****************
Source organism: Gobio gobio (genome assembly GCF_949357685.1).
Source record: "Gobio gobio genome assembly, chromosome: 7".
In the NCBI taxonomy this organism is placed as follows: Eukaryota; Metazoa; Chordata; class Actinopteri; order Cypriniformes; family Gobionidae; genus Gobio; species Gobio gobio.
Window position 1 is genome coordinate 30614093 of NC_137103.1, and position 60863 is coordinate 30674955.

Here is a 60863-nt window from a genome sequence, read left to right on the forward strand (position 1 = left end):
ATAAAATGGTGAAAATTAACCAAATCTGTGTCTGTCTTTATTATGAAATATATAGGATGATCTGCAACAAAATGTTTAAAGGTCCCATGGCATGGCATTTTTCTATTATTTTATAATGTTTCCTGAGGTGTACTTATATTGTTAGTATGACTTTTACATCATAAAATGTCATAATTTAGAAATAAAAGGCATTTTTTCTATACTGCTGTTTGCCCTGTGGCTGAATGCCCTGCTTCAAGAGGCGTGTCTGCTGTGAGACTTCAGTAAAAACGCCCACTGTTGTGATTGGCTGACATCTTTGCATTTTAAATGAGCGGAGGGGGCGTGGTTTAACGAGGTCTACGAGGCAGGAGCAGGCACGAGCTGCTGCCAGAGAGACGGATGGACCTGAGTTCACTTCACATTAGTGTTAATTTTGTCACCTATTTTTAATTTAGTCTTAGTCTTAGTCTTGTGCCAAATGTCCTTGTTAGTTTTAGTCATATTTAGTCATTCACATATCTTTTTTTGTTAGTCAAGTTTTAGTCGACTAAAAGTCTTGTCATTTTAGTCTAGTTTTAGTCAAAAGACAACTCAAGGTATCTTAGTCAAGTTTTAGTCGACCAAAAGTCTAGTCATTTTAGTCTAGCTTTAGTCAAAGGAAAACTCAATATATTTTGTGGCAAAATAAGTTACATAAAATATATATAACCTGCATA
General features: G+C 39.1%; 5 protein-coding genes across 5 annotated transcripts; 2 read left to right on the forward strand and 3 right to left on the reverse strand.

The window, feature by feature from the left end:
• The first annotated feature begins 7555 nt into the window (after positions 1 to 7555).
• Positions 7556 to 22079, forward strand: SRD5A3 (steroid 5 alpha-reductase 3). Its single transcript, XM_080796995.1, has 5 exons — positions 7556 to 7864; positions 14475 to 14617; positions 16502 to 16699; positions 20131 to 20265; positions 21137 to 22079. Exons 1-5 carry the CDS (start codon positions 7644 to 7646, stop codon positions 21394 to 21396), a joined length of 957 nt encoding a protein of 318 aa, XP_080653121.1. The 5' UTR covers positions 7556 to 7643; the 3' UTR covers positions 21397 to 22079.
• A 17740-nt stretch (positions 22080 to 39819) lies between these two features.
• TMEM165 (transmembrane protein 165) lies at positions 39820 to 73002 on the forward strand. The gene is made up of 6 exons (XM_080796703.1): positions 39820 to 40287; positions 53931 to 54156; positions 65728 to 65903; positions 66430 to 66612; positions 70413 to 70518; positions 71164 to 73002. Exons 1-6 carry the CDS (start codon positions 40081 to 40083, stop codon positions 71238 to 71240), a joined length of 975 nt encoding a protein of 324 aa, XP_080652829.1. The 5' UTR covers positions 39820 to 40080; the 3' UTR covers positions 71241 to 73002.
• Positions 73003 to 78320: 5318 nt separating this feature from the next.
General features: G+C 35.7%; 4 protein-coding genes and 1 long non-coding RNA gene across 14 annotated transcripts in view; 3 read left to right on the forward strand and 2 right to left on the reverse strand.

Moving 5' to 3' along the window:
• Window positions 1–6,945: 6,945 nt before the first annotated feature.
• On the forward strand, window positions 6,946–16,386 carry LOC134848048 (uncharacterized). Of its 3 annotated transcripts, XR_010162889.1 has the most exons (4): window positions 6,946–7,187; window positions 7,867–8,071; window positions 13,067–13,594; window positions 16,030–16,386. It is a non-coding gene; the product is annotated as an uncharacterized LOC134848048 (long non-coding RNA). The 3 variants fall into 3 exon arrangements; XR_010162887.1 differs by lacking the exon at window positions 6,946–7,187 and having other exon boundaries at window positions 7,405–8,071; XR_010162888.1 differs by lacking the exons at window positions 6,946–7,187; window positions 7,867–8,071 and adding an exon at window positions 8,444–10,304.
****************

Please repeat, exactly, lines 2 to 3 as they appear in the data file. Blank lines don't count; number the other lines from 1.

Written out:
Source record: "Gobio gobio genome assembly, chromosome: 7".
In the NCBI taxonomy this organism is placed as follows: Eukaryota; Metazoa; Chordata; class Actinopteri; order Cypriniformes; family Gobionidae; genus Gobio; species Gobio gobio.